The International Federation of American Football currently has 66 countries as its members. (AP Photo/Michael Probst)
Despite growing concerns over the long-term health effects of playing contact football, the International Federation of American Football (IFAF) took a significant step toward global recognition on Tuesday, as Fox Sports senior NFL reporter Alex Marvez tweeted the IFAF has been given "provisional" recognition by the International Olympic Committee.
As Marvez points out, the move increases the chances that a form of American football, such as seven-on-seven, could one day be played at the Olympics; "Rugby sevens," in which teams play seven-on-seven rather than the usual 15 vs. 15, is set to be featured as a sport in the summer 2016 Olympics in Rio de Janeiro.
The IFAF's recognition by the IOC on Tuesday comes approximately six months after the Olympic Committee denied the Federation's request for recognition. NFL Vice President of International Operations Chris Parsons told Marvez this past May that being recognized by the IOC would help "generate incremental interest" for the sport:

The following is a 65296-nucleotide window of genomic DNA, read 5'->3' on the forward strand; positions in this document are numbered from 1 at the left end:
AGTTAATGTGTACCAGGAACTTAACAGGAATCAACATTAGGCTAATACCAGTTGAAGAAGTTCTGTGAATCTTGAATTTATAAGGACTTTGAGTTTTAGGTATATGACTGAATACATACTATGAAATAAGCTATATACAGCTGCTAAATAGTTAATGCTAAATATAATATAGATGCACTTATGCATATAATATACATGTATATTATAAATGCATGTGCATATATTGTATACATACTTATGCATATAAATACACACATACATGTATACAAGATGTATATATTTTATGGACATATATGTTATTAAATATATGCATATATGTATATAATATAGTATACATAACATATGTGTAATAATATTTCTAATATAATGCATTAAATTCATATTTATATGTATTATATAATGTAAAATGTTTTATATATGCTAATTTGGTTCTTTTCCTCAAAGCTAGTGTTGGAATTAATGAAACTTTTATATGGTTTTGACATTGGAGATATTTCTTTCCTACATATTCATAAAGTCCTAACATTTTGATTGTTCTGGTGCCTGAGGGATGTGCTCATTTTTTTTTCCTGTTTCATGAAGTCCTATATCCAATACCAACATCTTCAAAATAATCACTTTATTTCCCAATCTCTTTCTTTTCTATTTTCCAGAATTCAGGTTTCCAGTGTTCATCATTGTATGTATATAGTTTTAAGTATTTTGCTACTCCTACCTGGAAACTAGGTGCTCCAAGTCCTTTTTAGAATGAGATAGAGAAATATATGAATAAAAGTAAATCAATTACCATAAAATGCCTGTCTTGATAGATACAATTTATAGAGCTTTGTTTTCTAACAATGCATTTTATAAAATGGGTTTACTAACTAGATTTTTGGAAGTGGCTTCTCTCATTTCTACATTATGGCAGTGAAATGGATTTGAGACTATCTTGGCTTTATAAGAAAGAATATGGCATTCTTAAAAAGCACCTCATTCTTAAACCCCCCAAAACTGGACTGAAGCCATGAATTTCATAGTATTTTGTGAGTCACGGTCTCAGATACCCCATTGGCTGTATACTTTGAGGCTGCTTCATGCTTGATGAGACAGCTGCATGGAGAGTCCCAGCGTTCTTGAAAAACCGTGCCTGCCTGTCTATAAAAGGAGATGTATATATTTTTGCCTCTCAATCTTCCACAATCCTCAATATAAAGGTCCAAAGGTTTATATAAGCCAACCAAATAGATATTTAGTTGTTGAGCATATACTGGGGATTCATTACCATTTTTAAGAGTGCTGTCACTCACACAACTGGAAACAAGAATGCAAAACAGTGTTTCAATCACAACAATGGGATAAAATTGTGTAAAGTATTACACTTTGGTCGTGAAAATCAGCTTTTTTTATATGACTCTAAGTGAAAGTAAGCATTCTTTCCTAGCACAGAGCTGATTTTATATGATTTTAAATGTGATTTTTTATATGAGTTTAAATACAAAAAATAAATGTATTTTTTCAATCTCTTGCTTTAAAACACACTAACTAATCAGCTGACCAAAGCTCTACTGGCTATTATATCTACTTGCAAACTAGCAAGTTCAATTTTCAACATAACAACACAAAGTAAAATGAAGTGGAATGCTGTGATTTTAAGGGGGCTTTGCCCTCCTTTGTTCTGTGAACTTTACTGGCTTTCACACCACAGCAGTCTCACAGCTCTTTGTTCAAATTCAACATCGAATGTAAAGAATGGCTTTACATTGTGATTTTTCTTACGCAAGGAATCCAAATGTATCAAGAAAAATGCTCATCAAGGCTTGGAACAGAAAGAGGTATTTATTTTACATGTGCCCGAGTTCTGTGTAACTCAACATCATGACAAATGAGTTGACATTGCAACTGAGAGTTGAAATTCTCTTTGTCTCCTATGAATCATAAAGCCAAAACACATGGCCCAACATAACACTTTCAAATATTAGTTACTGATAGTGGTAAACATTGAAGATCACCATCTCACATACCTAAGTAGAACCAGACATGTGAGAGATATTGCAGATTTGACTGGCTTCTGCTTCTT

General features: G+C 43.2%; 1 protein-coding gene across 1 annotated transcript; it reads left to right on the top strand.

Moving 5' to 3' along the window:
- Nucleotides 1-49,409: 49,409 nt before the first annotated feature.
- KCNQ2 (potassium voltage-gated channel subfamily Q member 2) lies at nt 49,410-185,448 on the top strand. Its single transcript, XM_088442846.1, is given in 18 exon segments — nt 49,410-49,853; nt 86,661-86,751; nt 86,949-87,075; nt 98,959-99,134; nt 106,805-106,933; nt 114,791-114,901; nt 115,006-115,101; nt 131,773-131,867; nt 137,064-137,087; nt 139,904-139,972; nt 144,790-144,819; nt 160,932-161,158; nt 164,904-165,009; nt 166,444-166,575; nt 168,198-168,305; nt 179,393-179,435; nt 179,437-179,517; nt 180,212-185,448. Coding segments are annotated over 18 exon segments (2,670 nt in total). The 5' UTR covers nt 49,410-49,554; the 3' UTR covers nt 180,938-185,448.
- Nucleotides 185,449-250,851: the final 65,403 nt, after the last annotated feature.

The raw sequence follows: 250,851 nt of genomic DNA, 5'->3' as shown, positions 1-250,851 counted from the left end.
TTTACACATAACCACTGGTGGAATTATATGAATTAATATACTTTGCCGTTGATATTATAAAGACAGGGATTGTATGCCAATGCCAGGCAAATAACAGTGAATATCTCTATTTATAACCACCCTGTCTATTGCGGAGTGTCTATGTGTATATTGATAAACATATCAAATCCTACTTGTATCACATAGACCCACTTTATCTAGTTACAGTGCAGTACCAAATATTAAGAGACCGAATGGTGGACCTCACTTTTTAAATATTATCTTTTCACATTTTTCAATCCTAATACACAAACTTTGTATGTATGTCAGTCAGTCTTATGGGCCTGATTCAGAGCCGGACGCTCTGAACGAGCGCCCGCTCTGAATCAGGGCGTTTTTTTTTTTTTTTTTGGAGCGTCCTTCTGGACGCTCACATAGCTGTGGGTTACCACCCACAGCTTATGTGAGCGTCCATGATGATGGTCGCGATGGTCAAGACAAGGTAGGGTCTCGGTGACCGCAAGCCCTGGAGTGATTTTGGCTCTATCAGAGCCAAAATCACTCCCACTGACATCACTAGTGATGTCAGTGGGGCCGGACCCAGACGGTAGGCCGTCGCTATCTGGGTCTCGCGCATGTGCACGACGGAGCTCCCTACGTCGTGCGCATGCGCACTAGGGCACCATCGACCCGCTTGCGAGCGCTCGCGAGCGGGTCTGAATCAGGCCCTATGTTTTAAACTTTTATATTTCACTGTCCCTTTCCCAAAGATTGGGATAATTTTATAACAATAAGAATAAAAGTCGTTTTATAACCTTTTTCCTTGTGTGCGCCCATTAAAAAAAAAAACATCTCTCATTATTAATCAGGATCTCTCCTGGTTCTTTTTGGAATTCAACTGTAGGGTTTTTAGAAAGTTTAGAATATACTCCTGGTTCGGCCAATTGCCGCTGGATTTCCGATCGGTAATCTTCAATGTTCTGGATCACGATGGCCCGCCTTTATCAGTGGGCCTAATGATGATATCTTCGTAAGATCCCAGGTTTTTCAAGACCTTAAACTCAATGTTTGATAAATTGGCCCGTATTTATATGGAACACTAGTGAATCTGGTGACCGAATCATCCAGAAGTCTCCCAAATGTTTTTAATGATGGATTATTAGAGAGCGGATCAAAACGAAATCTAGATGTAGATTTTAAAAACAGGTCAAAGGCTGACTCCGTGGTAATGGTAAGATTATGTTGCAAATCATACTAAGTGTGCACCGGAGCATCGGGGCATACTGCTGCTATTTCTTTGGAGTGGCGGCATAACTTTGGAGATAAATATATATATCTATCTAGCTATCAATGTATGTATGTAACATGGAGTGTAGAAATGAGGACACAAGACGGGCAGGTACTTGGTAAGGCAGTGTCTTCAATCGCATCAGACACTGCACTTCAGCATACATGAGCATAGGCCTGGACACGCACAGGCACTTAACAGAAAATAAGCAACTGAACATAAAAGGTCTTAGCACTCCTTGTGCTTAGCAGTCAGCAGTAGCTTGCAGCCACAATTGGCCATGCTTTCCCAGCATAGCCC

"With IOC recognition, the expectation is that you would end up having more competitions. You would see more and more leagues and that would generate incremental interest … It wouldn’t open the floodgates per se but the argument would be a lot stronger as far as federations applying for local funding."
The NFL has continued its tradition this season with games in London, a step by the league to do its share in helping to further globalize the sport. Two weeks ago, the NFL announced its 2014 London dates, with three games scheduled to be played in England next year.
Formed in 1998 and with headquarters in France, the IFAF currently has 66 countries as its members. The Federation also serves as the governing body for the Women's World Cup and the Junior World Cup for players under the age of 19.